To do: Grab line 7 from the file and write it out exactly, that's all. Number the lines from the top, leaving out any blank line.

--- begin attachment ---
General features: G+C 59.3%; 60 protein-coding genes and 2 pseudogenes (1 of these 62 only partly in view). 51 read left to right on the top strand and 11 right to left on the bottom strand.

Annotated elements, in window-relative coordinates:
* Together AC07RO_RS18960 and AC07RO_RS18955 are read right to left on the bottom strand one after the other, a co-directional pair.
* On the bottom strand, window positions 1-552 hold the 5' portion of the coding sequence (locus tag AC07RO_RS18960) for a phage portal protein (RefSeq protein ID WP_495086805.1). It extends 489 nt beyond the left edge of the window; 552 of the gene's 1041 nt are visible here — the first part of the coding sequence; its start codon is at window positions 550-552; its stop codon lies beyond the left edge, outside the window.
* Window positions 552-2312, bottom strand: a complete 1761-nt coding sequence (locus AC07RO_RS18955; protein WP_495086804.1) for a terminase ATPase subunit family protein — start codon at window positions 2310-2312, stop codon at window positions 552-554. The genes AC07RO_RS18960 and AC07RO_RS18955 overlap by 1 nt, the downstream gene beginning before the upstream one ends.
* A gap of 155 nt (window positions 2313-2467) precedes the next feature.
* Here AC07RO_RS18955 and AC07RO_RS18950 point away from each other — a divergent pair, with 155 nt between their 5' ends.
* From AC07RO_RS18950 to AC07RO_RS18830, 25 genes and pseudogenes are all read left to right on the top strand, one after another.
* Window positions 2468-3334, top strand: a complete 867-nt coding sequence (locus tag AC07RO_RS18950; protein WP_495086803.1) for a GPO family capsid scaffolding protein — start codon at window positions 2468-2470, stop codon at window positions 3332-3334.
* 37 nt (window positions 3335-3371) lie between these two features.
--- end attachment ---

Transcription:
* Here AC07RO_RS18955 and AC07RO_RS18950 point away from each other — a divergent pair, with 155 nt between their 5' ends.